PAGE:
Defoe holds his nerve to salvage precious point for Sunderland
Stoke City 1-1 Sunderland
His team-mates demonstrated their gratitude by taking it in turns to kiss Jermain Defoe on the head in the moments after the final whistle, and as Sam Allardyce marched towards the tunnel Sunderland's manager could be seen beating his chest with his fist and telling the supporters massed in the away end not to give up.
Once the euphoria passed, however, it was difficult to know whether the positives outweighed the negatives for Sunderland. In the cold light of day, they may end up regarding this 1-1 draw with Stoke as a missed opportunity because, before Defoe sent a surge of belief and relief through the Sunderland ranks by ramming his penalty past Jakob Haugaard in the fourth minute of stoppage-time, Allardyce had spent most of the afternoon wearing the expression of a man who had discovered he was going on a camping holiday with Arsene Wenger and Rafael Benitez this summer.
He had witnessed a choked, spluttering display from his players - Allardyce blamed it on nerves - and Sunderland had played with none of the adventure that might have been anticipated from a side embroiled in a frantic three-way battle to stay out of the Championship.
They slipped into the bottom three because of Newcastle's 1-0 victory over Crystal Palace, and although they have a game in hand on their north-east rivals, meaning that their fate is still in their own hands, it cannot be guaranteed that Sunderland possess the guile required to beat Chelsea, Everton and Watford in their final three games, given that they have now drawn six of their past eight matches.
They knew that a victory would keep them in 17th place in the table, regardless of how Norwich and Newcastle fared against Arsenal and Palace respectively, yet Sunderland were unambitious to a baffling extent against potentially fragile opponents in the first half and, until Geoff Cameron brought Defoe down in the 94th minute, were bereft of inspiration after falling behind to Marko Arnautovic's goal.
Sunderland's lack of incision during the first half was summed up by Allardyce storming into his technical area to remonstrate with left-back Patrick van Aanholt for shooting straight at Haugaard from 18 yards instead of playing in Wahbi Khazri. The visiting side were laboured and unimaginative in possession, guilty of dwelling on the ball in midfield, over-hitting crosses and sending too many long passes up towards Defoe.
Sunderland's lone striker was dangerous on the fleeting occasions when he received the ball to his feet. Defoe has scored 14 of the side's 40 Premier League goals, but Allardyce's team did little to test Stoke, whose defence had been breached 12 times in their previous three matches.
Stoke were the more enterprising side for long spells, despite the sense that their season is drifting towards an unsatisfactory conclusion, and created the clearest opportunities in the first half. Peter Crouch went close with two headers and Arnautovic blazed over after fine work from Giannelli Imbula.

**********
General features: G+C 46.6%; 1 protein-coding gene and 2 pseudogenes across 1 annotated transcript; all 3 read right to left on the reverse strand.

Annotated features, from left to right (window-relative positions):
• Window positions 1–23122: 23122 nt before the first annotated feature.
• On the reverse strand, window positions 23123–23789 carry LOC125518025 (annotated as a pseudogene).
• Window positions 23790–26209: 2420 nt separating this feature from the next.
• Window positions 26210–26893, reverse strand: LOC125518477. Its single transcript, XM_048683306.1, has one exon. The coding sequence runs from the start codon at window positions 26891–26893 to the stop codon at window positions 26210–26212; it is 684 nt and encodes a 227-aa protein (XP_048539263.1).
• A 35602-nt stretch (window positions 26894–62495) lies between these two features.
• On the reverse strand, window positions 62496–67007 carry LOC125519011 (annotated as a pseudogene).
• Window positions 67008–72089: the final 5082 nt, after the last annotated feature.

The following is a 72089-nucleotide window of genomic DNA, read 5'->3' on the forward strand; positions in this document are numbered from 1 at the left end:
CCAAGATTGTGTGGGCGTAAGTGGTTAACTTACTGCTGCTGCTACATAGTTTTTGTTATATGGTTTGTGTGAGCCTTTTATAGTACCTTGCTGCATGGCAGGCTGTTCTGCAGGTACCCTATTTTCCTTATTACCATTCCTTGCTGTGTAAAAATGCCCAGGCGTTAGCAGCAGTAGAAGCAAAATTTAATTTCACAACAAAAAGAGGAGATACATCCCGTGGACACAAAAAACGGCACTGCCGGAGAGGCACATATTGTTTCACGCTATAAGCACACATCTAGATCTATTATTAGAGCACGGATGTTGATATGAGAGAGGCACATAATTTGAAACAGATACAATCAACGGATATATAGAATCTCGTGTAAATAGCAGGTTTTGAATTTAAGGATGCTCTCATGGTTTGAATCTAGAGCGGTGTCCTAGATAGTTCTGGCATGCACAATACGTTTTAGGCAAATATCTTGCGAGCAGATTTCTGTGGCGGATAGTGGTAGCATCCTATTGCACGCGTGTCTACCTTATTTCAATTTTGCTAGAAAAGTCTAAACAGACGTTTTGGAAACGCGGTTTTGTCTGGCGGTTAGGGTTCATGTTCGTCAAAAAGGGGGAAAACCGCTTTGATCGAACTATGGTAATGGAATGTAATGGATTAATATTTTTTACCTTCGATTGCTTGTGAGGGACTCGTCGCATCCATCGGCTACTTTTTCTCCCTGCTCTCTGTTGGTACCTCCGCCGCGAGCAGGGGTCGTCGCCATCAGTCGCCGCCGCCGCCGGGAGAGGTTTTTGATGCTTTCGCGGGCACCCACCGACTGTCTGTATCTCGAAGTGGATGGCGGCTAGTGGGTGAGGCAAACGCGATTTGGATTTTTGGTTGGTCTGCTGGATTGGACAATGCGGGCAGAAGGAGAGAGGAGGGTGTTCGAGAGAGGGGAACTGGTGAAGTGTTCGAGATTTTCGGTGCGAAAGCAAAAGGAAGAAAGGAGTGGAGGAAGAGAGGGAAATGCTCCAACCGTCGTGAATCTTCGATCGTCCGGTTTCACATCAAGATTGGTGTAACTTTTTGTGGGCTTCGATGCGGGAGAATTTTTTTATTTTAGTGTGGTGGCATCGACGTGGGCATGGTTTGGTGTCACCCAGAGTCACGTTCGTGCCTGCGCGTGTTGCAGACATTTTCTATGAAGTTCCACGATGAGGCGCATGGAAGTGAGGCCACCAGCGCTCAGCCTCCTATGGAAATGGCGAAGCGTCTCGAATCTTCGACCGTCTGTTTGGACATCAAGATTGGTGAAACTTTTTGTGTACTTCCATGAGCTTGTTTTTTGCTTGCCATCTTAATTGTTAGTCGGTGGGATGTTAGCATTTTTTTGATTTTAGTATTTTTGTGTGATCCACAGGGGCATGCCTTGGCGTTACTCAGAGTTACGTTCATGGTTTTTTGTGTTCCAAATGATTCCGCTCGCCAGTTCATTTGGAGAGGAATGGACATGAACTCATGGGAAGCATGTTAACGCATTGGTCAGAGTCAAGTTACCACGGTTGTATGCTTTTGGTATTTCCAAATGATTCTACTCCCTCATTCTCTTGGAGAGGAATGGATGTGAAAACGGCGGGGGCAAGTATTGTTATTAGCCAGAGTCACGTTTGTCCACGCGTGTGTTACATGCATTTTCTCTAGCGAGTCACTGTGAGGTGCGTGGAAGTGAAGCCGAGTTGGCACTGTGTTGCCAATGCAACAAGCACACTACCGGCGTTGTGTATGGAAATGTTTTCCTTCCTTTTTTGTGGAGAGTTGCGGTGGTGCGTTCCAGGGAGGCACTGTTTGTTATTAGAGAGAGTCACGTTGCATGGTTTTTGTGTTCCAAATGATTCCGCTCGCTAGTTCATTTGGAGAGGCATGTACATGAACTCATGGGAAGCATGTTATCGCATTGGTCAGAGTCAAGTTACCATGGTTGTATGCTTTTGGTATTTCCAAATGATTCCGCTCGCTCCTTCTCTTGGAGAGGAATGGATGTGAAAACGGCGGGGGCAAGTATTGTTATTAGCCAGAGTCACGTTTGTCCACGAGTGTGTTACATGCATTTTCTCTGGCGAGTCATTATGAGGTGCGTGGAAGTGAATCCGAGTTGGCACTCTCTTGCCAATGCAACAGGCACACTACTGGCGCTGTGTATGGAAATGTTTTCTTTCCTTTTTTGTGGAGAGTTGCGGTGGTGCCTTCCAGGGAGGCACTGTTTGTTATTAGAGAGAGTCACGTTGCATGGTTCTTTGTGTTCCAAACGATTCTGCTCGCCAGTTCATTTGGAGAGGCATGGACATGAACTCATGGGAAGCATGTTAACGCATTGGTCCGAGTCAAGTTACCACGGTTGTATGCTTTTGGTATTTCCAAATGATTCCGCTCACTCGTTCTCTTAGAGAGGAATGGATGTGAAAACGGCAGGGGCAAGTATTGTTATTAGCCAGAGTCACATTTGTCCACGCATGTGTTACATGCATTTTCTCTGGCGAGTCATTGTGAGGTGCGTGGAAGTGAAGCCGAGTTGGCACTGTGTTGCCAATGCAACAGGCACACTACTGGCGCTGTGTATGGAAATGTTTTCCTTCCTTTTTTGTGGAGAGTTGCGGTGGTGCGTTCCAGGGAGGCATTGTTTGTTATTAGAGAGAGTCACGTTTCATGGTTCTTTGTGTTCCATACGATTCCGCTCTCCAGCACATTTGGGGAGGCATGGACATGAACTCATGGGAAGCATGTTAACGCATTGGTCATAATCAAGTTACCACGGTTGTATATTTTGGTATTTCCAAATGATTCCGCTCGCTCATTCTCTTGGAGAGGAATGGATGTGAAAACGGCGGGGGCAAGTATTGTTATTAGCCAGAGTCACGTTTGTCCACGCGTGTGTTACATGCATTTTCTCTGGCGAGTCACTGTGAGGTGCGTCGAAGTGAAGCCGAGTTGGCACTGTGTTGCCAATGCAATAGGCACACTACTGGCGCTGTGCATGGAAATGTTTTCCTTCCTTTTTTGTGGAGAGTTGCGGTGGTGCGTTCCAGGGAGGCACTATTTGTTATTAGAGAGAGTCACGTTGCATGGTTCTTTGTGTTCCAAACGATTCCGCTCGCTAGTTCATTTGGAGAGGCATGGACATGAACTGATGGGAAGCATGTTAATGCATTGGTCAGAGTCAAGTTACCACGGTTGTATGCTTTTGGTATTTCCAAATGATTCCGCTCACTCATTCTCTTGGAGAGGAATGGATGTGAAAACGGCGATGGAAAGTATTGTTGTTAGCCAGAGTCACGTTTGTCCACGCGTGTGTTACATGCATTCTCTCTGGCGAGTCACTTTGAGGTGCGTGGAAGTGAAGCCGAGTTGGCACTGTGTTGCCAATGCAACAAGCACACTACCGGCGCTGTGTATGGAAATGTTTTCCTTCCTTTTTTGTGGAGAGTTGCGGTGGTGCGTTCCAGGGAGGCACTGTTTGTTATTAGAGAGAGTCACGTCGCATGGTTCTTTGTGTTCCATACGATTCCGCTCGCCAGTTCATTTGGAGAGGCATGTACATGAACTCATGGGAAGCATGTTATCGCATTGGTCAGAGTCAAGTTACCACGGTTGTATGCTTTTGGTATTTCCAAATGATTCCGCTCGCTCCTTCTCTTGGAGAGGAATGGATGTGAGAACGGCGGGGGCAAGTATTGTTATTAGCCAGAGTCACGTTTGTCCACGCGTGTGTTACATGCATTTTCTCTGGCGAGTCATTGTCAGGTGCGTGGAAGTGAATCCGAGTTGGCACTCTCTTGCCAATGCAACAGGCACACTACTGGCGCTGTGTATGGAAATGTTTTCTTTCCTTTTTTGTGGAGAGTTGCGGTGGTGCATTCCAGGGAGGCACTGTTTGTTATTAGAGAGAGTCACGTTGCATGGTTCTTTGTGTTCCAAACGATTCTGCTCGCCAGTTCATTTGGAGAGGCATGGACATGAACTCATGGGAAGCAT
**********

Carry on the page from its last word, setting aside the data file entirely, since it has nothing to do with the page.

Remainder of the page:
After the break, Allardyce ditched his 4-1-4-1 system and moved Fabio Borini alongside Defoe, yet the change in formation failed to produce the breakthrough Sunderland so desperately craved. Instead their task became even harder when they fell behind after 50 minutes.
Charlie Adam picked out Crouch with a high cross from the left and he beat Younes Kaboul and nodded the ball down for Arnautovic, who shook off Lamine Kone before driving a low volley under Sunderland goalkeeper Vito Mannone. Allardyce was furious, arguing that Crouch had pushed Kaboul in the back. "I was happy to accept a point today - that's a point gained rather than two points lost," he said. "Our performance wasn't the best.
"My problem was I think it [Defoe's penalty] could have been the winner for us because I don't think Stoke's goal should have stood," he added, before criticising the officials for failing to spot an earlier handball by Cameron in the Stoke area. "Defoe tells me he couldn't believe the referee didn't give it."
Referee Craig Pawson disagreed on both counts, and the bigger problem for Sunderland was that Newcastle were winning. Defoe aimed two shots too high from promising positions and Sunderland appeared to have run out of ideas long before the board went up to show four minutes of stoppage-time.
Stoke were pressing for a second and, as the minutes ticked away, Imbula raced through and shot wide.
That spurred Sunderland on and when Yann M'Vila found Defoe just inside the Stoke area, he was fouled by Cameron after a clever turn, getting back up to send Haugaard the wrong way from the spot.
For all Sunderland's togetherness and defiance, however, there is going to have to be a vast improvement in their final three matches for them to stay up.
Sunday Indo Sport